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Founders day banquet

Celebrating the university and honoring alumni and supporters.

To commemorate the founding of the University of Utah on Feb. 28, 1850, the U Alumni Association will celebrate four outstanding alumni, one honorary alumnus and one student scholar at the annual Founders Day banquet, Friday, March 3, at the Little America Hotel, beginning with a reception at 6 p.m. and dinner at 7 p.m.

This year’s Distinguished Alumnus/a Award recipients are Pamela Cipriano, president of the American Nurses Association; David Jorgensen, philanthropist and Silicon Valley high-tech entrepreneur; Miriah Meyer, associate professor of Scientific Computing and Imaging Institute; Alan Sullivan, preeminent attorney and partner of Snell and Wilmer. This year’s Honorary Alumnus is Bruce Bastian, cofounder of WordPerfect and a major philanthropist toward LGBTQ equality. The Founders Day traditions at the U date back as far as 1899, when the Utah State Legislature voted to relocate the university to its permanent campus on Salt Lake City’s east bench. The vote coincided with the U’s Feb. 28 founding date and inspired a major celebration that continued with the school’s 50th anniversary in 1900. Over the years the date has seen; moments of silence, elaborate galas, oratory and writing contests and it’s been a weeklong extravaganza complete with a student queen. Today, the essence of Founders Day remains: It is a time to celebrate the university’s place in the community and to honor its outstanding alumni and supporters.

For more information and reservations, visit the Founders Day website.

Distinguished Alumnus/a Awards:

Pamela Cipriano Ph.D. ’92
Cipriano currently a research associate professor at the University of Virginia School of Nursing since 2000, and also recently served as senior director for health care management consulting at Galloway Advisory by iVantage. Cipriano was the inaugural editor-in-chief of the journal American Nurse Today and served a year as the Distinguished Nurse Scholar-in-residence at the Institute of Medicine. She was named one of the top 100 Most Influential People in Healthcare in 2015 and has been recognized with prior honors including the Distinguished Member Award from the American Nurses Association (ANA).

David Jorgensen B.S. ’61
After the U, Jorgensen entered the engineer development program at Boeing, which sent him to the University of Washington for an MBA, where he discovered an aptitude for business. Later, while at the Stanford Research Institute, he studied engineering in the graduate program. He went on to become CEO of Dataquest, a high-tech market research company where he cofounded the copier/printer supply company Katun. Since then, he has served as president of the David and Annette Jorgensen Foundation, a nonprofit philanthropic foundation whose work has included supporting more than 40 promising U engineering students with scholarships for up to five years of funding at nearly full tuition.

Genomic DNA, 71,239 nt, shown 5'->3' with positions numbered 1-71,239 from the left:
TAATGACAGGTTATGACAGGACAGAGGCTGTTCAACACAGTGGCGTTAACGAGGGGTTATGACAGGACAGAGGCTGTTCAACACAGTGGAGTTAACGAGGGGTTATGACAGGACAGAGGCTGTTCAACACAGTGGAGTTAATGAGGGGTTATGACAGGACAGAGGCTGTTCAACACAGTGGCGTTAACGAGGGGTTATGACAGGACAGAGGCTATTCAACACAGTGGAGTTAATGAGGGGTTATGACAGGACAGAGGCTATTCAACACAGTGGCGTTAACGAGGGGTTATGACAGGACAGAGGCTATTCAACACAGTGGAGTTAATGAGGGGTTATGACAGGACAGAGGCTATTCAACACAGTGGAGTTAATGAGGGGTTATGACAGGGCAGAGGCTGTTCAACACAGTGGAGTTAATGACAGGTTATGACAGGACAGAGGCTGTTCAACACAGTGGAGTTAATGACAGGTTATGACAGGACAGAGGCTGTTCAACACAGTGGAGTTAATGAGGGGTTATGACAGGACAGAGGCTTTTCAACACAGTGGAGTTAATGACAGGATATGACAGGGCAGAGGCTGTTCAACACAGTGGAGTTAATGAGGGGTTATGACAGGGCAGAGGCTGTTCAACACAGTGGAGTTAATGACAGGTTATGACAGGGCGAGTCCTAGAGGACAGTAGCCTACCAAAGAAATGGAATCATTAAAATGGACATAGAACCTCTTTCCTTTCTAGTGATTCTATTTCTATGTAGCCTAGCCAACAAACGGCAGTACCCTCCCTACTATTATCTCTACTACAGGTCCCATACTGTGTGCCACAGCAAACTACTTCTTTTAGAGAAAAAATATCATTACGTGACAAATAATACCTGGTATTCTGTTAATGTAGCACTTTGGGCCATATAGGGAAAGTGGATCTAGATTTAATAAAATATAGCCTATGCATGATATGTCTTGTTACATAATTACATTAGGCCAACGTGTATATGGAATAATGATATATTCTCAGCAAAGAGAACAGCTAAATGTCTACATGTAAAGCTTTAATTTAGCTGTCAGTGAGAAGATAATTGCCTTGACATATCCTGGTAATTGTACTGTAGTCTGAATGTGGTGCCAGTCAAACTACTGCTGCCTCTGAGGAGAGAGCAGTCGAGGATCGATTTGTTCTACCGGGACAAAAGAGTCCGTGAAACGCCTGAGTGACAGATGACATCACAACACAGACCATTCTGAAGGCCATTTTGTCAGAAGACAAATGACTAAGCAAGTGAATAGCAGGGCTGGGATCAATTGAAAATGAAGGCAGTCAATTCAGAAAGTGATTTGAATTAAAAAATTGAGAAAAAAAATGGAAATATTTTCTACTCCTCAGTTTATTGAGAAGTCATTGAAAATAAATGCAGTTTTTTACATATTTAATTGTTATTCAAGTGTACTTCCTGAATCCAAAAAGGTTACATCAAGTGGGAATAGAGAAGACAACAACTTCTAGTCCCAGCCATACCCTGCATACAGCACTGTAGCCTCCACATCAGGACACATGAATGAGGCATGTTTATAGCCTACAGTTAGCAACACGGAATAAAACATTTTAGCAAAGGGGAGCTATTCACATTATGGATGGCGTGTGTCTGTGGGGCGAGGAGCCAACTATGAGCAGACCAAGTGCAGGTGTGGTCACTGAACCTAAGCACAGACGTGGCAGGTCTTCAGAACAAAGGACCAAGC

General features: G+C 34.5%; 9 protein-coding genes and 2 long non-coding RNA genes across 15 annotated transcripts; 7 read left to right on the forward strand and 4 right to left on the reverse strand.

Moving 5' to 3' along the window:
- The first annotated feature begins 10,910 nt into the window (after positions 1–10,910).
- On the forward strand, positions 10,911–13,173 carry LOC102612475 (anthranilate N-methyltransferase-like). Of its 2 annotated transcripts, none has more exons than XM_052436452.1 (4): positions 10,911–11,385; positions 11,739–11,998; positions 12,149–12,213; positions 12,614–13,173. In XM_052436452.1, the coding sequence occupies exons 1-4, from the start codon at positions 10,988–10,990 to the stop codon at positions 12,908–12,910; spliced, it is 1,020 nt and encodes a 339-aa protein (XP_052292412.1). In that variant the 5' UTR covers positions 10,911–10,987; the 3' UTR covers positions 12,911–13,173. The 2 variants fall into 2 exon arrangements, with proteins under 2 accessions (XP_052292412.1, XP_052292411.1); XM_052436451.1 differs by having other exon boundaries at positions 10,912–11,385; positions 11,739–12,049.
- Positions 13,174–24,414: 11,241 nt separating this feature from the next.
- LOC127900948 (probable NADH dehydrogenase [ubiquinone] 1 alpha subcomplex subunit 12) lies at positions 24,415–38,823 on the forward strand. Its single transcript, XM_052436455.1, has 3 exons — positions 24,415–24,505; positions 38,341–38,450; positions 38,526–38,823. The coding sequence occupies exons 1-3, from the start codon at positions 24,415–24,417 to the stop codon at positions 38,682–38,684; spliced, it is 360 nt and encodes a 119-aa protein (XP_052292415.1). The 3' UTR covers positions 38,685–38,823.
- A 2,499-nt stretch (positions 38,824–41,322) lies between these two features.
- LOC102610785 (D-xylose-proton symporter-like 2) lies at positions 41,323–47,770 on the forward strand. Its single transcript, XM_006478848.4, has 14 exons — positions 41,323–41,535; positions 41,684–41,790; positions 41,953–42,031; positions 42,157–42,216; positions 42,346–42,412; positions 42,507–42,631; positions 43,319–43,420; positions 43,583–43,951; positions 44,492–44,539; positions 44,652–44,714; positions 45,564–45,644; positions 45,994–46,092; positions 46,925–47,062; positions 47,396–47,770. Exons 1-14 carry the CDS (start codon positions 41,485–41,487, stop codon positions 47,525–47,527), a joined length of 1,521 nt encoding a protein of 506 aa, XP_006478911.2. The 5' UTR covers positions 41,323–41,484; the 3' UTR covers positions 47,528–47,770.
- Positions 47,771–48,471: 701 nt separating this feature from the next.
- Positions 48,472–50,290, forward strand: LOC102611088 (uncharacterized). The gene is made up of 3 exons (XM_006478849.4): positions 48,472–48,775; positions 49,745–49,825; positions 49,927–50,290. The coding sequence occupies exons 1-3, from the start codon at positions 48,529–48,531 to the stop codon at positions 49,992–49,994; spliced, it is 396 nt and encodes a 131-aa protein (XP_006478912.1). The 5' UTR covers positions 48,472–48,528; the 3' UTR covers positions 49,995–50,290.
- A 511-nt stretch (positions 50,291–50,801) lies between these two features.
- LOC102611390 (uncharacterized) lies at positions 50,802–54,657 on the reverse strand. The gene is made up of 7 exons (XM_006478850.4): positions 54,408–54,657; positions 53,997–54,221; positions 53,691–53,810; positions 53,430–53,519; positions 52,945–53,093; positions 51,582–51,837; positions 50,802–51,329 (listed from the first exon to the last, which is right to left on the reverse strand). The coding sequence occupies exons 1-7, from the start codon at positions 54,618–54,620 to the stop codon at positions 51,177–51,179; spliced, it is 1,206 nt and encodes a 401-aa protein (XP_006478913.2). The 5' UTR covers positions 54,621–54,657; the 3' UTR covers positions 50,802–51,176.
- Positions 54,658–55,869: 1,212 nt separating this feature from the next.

Miriah Meyer Ph.D. ’08
Meyer’s work focuses on the design of visualization systems that help researchers make sense of complex data. She is the recipient of an NSF CAREER grant, a Microsoft Research Faculty Fellowship, and a NSF/CRA Computing Innovation Fellow award. She has been named both a TED Fellow and a PopTech Science Fellow, as well as included on an MIT Technology Review list of top young innovators and a Fast Company list of the 100 most creative people in business.

Alan Sullivan J.D. ’74
Sullivan, currently a partner with Snell and Wilmer, is a fellow (and past state chair) of the American College of Trial Lawyers and a past chair of the Utah Supreme Court Advisory Committee on Civil Procedure. He is on the board of trustees for the American Inns of Court and has chaired the And Justice For All campaign to establish ongoing private funding for Utah Legal Service, Legal Aid Society of Salt Lake, and Disability Law Center, and co-chaired the campaign that resulted in the purchase of a building to house those entities. He also served eight years on the board of the Rocky Mountain Innocence Center, actively raising money for the organization.

Honorary Alumnus Award: 

Bruce Bastian (B.A. and M.A., Brigham Young University)
Bastian, cofounded WordPerfect, which revolutionized word processing and document-generating features still relied upon today in any word processing or email application. He founded the B.W. Bastian Foundation, which focuses its gifts on diversity, the underserved, and the arts in education. To the U alone, he has given 55 Steinway pianos, a major contribution for renovations to Kingsbury Hall, annual support to the university’s LGBT Resource Center and U Pride, and thousands of dollars to other areas, including a College of Social Work social justice speaker series.

Founders Day Scholar:

Sydney Chan
Chan is a second-year nursing student, is the 2017 Founders Day Scholarship recipient. A child of African-American and Chinese parents, she is proud of her culture. But for many years, racial comments about her mixed heritage affected her confidence. Hurt and frustrated, she “snapped out of it” when she remembered all the beautiful teachings her culture has given her. The experience left her newly committed to helping others who might have experienced similar hardships — including her future patients.

The full-tuition Founders Day scholarship recognizes the contributions to the U and community of an outstanding student who has overcome difficult circumstances or challenges. For 2017-18, the Alumni Association expects to award $600,000 in scholarships to deserving students.